We need to look to and elevate the leaders and communities that are actually building positively toward the empowerment of their students and schools. If our children see only dysfunction, we’ll only see more of it when it’s their turn running the show—unless the goal is to show students what not to do when they hold these positions.
Parents are furious over CPS leadership’s staggering lack of planning in the face of Omicron. Today’s CTU labor action can be traced to the district and Mayor Lori Lighfoot’s repeated failure to plan ahead.
When it comes to returning back to school in the middle of a pandemic, no one has the one right answer. But I would like to observe that we are responding with the same demands and the same strategies we have been using to fight the system for the past two years. History repeats itself. The same things we have been demanding during these pandemic years are the same things CTU has been demanding for the past decade.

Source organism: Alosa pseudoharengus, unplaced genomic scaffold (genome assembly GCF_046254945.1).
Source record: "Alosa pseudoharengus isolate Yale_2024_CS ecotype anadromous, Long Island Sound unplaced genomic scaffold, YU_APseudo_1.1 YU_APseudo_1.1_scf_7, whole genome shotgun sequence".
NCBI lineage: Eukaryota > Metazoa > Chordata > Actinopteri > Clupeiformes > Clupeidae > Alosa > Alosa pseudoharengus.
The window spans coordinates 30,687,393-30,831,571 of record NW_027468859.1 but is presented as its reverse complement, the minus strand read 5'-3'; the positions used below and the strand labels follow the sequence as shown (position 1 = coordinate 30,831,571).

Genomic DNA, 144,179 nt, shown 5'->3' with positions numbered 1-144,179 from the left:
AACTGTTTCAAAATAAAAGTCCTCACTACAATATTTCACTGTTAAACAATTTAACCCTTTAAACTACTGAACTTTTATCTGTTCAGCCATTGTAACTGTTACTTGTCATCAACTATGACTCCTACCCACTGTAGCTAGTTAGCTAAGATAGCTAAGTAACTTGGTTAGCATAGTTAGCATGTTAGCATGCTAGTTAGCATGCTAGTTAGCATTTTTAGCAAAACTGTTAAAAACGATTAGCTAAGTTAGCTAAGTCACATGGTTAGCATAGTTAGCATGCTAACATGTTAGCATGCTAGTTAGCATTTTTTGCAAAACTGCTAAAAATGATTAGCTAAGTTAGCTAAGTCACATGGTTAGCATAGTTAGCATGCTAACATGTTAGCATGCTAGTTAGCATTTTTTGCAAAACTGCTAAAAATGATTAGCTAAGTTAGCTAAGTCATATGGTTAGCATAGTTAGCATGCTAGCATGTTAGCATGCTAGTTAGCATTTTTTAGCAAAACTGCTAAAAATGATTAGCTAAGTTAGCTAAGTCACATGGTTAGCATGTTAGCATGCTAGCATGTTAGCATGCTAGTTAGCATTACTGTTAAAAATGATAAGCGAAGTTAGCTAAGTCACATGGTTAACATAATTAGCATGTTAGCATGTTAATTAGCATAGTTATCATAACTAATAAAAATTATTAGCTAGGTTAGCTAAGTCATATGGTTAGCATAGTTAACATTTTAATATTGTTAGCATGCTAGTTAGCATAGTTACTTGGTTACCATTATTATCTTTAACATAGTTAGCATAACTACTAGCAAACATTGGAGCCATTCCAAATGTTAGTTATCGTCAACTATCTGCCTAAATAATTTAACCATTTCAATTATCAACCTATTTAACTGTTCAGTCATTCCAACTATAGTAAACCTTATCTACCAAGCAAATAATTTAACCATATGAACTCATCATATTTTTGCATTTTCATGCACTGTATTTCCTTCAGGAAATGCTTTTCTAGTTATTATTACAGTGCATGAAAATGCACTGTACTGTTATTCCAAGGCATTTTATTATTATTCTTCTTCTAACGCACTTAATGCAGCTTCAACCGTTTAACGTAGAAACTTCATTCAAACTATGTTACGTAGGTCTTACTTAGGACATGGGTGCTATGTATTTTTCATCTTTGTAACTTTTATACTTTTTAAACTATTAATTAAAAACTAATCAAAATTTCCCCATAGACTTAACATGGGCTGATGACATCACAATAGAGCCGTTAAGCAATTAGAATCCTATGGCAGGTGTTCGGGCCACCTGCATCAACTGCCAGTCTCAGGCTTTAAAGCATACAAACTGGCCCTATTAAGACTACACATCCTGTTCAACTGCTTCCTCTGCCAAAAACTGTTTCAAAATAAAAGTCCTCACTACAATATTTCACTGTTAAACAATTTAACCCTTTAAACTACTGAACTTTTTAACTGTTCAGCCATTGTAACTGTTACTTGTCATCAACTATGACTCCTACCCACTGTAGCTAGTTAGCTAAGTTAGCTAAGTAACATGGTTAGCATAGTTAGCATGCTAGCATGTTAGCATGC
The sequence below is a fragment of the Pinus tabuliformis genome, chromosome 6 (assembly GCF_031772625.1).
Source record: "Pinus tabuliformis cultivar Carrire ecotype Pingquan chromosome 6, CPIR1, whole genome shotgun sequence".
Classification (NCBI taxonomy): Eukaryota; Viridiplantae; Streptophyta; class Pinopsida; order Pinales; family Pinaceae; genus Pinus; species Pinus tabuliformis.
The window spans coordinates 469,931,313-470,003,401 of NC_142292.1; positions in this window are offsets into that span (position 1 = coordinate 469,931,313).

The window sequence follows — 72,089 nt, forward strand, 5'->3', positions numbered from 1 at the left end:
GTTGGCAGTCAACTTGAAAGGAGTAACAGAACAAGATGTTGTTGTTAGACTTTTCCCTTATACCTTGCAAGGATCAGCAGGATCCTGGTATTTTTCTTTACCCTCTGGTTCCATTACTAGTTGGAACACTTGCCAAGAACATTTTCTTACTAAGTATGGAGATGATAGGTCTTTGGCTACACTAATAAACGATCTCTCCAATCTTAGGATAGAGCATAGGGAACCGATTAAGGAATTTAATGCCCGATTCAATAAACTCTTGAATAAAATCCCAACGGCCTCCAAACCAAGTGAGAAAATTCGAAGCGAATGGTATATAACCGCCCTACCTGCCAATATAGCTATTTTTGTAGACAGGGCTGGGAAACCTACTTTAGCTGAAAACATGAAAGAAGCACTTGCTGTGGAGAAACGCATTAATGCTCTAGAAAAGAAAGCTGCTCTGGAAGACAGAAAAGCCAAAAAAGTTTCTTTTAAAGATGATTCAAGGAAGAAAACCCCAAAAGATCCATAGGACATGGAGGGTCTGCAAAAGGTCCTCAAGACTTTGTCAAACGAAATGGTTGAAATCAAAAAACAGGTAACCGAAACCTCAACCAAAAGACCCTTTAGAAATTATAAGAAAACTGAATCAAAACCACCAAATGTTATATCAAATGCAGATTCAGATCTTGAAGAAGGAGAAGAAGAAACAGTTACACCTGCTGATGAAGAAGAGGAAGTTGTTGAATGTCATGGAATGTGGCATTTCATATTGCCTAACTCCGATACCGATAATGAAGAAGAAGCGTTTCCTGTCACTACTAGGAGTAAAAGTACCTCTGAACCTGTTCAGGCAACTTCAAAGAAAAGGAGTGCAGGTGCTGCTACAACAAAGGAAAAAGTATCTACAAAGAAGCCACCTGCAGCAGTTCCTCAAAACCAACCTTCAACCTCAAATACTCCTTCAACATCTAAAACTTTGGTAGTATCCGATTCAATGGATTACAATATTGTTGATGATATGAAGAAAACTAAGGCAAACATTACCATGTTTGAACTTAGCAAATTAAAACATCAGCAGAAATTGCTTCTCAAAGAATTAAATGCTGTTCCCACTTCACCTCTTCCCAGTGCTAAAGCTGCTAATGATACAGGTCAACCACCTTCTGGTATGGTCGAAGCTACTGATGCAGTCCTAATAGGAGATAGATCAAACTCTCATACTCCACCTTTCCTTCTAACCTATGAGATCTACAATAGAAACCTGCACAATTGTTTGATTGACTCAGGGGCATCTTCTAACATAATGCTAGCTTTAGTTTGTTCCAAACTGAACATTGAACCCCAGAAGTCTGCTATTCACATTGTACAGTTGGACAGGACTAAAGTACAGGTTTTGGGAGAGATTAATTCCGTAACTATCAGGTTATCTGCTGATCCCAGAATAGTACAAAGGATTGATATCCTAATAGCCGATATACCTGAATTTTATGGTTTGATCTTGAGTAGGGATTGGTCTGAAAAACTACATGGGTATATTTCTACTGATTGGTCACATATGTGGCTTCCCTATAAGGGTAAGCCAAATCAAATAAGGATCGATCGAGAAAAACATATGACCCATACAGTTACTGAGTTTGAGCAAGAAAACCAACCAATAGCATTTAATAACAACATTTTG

After a year of remote learning, too many of our young kids, including mine, are far, far behind where they should be. When my wife and I met with our older son’s first-grade teachers at Open House in the fall, they told us, “We’re really scared. Not for your son, but for all of them, because they are so far behind already.”
The Omicron surge is hitting Chicago hard and fast, with the highest peak of positive COVID-19 cases in Chicago since the pandemic started. Yet at no time during this pandemic has the CPS central office operated the district as a proactive, community-centered, educational entity .